Bruckner - Symphonies
Berlin Philharmonic Orchestra / Herbert von Karajan
DG Karajan Symphony Edition 477 7580GB9 Buy now
(8h 40’ · ADD/DDD)
Symphonies – No 1 in C minor; No 2 in C minor; No 3 in D minor; No 4 in E flat, ‘Romantic’; No 5 in B flat; No 6 in A; No 7 in E; No 8 in C minor; No 9 in D minor Symphonies – Nos 1 (Linz version), 2, 3 (1889 version, ed Nowak), 4-7, 8 (ed Haas) & 9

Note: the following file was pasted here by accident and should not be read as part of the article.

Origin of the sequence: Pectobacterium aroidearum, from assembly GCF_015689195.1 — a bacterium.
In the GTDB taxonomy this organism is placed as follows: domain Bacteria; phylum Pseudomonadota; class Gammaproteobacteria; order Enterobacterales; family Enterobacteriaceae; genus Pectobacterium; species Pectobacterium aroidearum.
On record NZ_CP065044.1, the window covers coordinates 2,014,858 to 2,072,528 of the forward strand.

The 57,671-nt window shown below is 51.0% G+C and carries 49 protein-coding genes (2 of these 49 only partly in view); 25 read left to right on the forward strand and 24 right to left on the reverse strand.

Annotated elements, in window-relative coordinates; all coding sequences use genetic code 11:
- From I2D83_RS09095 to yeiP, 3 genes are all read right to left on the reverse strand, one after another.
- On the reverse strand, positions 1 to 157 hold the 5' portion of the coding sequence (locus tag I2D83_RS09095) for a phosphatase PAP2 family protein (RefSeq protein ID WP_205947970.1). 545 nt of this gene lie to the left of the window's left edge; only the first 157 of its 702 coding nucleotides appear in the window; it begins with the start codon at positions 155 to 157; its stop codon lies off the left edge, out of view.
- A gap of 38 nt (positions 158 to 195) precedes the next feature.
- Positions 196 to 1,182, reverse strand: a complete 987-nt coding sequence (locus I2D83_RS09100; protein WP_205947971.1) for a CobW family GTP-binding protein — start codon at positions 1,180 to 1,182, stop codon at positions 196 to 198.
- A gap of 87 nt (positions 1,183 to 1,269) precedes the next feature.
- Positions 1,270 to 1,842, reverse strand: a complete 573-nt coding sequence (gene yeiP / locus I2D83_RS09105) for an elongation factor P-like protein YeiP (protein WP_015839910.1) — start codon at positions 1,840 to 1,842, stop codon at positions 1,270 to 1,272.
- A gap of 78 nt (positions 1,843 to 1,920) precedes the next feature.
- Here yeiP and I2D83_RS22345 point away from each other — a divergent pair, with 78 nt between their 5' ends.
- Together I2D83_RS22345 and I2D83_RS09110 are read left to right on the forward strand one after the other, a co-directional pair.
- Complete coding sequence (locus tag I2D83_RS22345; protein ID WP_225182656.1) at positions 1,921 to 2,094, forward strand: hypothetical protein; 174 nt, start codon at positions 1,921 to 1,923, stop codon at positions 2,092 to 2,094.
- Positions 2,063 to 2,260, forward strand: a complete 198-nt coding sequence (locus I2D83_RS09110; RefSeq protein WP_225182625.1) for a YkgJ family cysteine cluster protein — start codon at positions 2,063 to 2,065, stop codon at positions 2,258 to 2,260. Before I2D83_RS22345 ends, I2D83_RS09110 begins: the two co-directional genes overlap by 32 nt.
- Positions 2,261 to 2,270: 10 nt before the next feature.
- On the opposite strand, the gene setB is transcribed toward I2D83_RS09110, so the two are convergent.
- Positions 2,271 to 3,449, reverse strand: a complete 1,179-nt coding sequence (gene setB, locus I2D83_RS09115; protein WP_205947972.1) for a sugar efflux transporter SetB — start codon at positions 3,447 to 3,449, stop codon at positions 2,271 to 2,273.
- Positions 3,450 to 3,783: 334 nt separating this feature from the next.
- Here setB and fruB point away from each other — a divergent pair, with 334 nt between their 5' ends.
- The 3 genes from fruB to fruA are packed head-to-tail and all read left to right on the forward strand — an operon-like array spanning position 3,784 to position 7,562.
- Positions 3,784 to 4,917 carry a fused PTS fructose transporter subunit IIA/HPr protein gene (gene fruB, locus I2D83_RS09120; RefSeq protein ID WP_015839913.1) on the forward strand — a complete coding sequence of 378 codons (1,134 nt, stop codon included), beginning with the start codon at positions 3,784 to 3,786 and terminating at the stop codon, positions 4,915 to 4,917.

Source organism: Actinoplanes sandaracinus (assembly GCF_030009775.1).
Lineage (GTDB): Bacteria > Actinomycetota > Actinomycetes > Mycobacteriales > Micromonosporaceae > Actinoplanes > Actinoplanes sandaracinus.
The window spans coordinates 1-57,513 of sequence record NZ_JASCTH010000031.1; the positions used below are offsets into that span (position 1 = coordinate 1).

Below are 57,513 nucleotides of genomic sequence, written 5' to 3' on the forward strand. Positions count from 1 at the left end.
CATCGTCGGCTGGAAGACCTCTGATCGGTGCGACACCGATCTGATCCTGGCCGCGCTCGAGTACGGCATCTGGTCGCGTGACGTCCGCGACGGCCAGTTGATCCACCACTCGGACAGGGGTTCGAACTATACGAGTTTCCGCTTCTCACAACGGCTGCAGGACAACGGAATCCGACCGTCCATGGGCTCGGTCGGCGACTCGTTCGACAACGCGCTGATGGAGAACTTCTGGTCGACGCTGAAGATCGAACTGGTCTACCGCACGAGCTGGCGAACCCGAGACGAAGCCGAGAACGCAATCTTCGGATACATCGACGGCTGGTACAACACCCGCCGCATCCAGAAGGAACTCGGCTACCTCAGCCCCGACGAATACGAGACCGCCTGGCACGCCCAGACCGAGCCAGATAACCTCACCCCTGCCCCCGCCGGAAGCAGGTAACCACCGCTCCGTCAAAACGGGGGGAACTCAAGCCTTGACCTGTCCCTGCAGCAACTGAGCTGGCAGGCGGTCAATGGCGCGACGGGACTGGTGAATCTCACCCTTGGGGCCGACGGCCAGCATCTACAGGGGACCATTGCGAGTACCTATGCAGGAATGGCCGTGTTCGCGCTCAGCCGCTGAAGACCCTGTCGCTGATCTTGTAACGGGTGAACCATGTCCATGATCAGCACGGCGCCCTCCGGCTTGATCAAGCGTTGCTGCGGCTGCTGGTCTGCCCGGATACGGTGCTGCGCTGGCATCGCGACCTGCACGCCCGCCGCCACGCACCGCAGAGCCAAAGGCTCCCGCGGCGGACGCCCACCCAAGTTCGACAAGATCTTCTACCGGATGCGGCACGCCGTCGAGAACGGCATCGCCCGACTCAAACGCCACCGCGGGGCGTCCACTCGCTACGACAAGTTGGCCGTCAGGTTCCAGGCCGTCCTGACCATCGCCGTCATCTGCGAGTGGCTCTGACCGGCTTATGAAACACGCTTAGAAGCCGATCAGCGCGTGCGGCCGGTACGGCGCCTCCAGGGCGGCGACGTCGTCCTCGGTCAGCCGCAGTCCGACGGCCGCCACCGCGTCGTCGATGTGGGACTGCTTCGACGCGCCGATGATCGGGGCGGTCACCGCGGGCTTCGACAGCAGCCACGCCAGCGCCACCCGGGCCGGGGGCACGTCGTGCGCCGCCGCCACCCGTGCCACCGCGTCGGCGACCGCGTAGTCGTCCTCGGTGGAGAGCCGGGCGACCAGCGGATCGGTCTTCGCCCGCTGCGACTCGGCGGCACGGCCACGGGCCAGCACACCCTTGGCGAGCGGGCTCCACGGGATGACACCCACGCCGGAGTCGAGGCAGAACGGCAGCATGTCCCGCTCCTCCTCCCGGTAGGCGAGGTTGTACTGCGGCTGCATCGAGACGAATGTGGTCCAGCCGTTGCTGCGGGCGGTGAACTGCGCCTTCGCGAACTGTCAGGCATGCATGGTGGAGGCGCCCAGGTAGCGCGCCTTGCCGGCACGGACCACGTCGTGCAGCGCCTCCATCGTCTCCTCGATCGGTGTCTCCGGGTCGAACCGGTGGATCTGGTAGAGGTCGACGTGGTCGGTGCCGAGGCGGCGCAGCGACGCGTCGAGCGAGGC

Karajan’s understanding of the slow but powerful currents that flow beneath the surfaces of symphonies like the No 5 or Nos 7‑9 has never been bettered, but at the same time he shows how much more there is to be reckoned with: strong emotions, a deep poetic sensitivity (a Bruckner symphony can evoke landscapes as vividly as Mahler or Vaughan Williams) and a gift for singing melody that at times rivals even Schubert. It hardly needs saying that there’s no such thing as a perfect record cycle, and Karajan’s collection of the numbered Bruckner symphonies (unfortunately he never recorded ‘No 0’) has its weaknesses. The early First and Second Symphonies can be a little heavy-footed and, as with so many Bruckner sets, there’s a suspicion that more time might have been spent getting to know the fine but elusive Sixth. However, none of these performances is without its major insights, and in the best of them – particularly Nos 3, 5, 7, 8 and 9 – those who haven’t stopped their ears to Karajan will find that whatever else he may have been, there was a side to him that could only be described as ‘visionary’. As for the recordings: climaxes can sound a touch overblown in some of the earlier symphonies, but overall the image is well focused and atmospheric. A valuable set, and a landmark in the history of Bruckner recording.